Penn State University has a culture of idolatry because the culture prioritized football over the safety of children. Does this mean that everyone associated with the university are a bunch of evil idolators? Not at all. But, everyone at PSU is impacted by the pervasive foot- ball-first value system. And, people who opposed the football-first value system paid a price. For example, former VP of Student Affairs Vicky Triponey “butted heads with Paterno and his football supporters,” and according to The Daily Beast, was fired for investigating players for allegedly sexual assaults. Triponey’s boss, former PSU president Graham Spanier, allegedly gave her poor performance reviews because she “wasn’t fitting in with the ‘Penn State way.’”
Because the Freeh report, was based on interviews with hundreds of people, we have a unique opportunity to understand why people participated in Penn State’s football-first value system. I have seen these same four causes of idolatry in the stories I heard from the corporate world, as well as in the literature that discusses idolatry in the ancient world. make it possible to tease out the different reasons people commit idolatry
- For personal advantage. I think many of the university officers embraced the culture of idolatry because it gave them perks, power, and wealth. According to the Freeh Report, these men “exhibited a striking lack of empathy for Sandusky’s victims by failing to inquire as to their safety and well-being.”16 They were more concerned with the reputation of the institution, and by extension their own reputations. I suspect that Paterno and the others used rationalizations to ease their consciences, and saw themselves as doing the right thing.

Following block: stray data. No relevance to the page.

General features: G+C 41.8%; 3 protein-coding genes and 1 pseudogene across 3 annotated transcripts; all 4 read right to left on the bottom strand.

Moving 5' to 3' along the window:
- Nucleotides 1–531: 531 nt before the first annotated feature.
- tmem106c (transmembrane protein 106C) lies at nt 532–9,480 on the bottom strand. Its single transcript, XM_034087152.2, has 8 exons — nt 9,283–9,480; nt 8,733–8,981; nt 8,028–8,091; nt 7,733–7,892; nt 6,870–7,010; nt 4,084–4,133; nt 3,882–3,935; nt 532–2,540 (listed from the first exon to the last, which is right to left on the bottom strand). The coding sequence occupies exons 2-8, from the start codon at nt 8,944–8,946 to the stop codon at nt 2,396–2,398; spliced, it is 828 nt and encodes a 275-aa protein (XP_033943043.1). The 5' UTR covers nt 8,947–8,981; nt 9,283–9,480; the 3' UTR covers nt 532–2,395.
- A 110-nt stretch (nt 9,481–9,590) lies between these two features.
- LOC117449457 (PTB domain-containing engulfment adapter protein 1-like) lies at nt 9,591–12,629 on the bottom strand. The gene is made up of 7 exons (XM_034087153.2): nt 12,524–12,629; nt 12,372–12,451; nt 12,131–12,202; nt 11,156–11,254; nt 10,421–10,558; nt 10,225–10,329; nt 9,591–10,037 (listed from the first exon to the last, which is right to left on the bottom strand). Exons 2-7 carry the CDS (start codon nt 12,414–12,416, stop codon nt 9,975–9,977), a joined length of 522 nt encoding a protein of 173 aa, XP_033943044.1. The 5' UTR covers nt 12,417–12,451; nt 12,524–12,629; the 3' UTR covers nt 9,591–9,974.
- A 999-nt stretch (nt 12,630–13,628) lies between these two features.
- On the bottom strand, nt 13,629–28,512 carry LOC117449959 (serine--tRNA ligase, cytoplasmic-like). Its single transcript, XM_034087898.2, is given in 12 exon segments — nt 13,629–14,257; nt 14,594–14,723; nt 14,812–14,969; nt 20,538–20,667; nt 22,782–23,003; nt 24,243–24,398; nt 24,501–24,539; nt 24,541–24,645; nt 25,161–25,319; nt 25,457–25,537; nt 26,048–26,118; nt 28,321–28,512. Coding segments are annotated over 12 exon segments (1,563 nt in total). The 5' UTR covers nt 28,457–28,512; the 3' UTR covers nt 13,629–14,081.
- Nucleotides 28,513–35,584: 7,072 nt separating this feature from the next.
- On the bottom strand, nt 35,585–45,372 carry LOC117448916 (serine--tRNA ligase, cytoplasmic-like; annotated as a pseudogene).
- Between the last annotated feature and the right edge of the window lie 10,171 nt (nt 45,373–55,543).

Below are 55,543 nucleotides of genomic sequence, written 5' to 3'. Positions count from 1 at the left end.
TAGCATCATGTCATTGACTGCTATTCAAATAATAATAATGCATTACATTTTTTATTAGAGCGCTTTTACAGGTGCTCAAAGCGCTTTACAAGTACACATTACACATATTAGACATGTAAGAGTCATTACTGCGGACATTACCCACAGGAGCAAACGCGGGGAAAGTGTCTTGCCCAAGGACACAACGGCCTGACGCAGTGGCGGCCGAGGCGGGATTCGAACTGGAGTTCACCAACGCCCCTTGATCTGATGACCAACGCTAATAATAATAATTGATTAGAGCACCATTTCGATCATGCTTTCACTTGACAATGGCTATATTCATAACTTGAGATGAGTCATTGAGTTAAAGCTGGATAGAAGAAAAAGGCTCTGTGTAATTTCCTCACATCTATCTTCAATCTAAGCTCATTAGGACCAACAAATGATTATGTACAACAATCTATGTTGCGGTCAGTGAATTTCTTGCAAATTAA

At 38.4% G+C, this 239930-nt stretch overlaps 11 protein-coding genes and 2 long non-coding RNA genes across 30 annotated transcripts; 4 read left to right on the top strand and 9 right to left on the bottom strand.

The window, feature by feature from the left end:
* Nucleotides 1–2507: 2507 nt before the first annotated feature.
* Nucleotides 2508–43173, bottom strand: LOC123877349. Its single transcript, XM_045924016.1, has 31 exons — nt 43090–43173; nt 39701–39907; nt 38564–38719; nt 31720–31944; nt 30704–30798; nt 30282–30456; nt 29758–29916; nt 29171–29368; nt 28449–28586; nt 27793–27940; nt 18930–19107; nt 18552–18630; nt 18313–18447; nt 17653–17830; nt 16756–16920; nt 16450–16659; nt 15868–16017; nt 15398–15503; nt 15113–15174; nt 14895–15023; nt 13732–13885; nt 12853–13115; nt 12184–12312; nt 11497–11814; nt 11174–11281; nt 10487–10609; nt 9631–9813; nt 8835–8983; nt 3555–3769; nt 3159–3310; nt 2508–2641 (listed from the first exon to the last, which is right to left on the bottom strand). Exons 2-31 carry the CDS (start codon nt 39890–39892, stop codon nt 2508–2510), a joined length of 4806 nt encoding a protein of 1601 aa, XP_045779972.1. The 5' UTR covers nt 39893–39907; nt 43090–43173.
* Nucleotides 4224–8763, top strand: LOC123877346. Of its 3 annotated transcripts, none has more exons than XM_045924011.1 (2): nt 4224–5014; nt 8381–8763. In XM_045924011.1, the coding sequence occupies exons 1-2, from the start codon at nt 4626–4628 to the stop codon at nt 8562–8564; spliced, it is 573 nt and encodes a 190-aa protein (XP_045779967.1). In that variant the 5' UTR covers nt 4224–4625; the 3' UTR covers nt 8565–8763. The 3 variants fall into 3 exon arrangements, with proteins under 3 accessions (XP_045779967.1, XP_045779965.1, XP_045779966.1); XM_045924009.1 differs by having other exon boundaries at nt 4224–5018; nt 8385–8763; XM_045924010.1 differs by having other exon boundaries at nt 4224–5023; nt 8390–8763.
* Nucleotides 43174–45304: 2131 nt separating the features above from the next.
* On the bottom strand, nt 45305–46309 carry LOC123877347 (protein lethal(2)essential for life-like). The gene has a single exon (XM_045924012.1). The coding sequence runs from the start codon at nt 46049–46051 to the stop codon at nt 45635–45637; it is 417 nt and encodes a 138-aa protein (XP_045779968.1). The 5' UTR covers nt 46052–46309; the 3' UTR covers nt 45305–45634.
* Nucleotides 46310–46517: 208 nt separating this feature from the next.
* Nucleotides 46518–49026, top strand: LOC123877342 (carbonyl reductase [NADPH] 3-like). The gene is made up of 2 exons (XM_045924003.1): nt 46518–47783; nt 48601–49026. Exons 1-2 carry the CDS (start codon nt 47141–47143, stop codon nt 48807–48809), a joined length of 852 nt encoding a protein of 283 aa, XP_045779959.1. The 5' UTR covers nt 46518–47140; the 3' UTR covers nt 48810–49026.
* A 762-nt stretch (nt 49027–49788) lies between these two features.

- Out of habit and blind obedience. Timothy Curley, the former athletic director, is described as “a State College native with a long family history at Penn State.” Some at PSU referred to Curley as “Paterno’s errand boy,” and others characterized him as “loyal to a fault to university management and the chain of command; someone who followed instruction regardless of the consequences.”17
- Out of fear. In the fall of 2000, a janitor saw Sandusky with a boy in the shower. By all accounts, the janitor was devastated by what he had seen but was afraid he would lose his job if he spoke up. He said the following to investigators, “I know Paterno has so much power, [and] if he wanted to get rid of someone, I would have been gone … football runs this univer- sity, and the university would have closed ranks to protect the football program at all costs.”18
- By error. On November 9, 2011, Joe Paterno was fired from Penn State, and thousands of students rioted, chanting, “One more game.” This is what philosophers call “Idolatry by Error.” Idolatry by error is a behavior that persists due to cultural traditions whose foundation is based on incorrect information. These kids were raised on the notion that Paterno was a great leader who taught his players how to be great men. In other words, the protesters thought that Paterno had been scapegoated and that they were standing up against a great injustice.These same four reasons: personal advantage, habit, fear, and error help explain why people practice idolatry throughout the corporate world.
This excerpt from Busting Your Corporate Idol: Self Help For the Chronically Overworked was reprinted with the permission of the author. The full book is available on Amazon. Click here to learn more.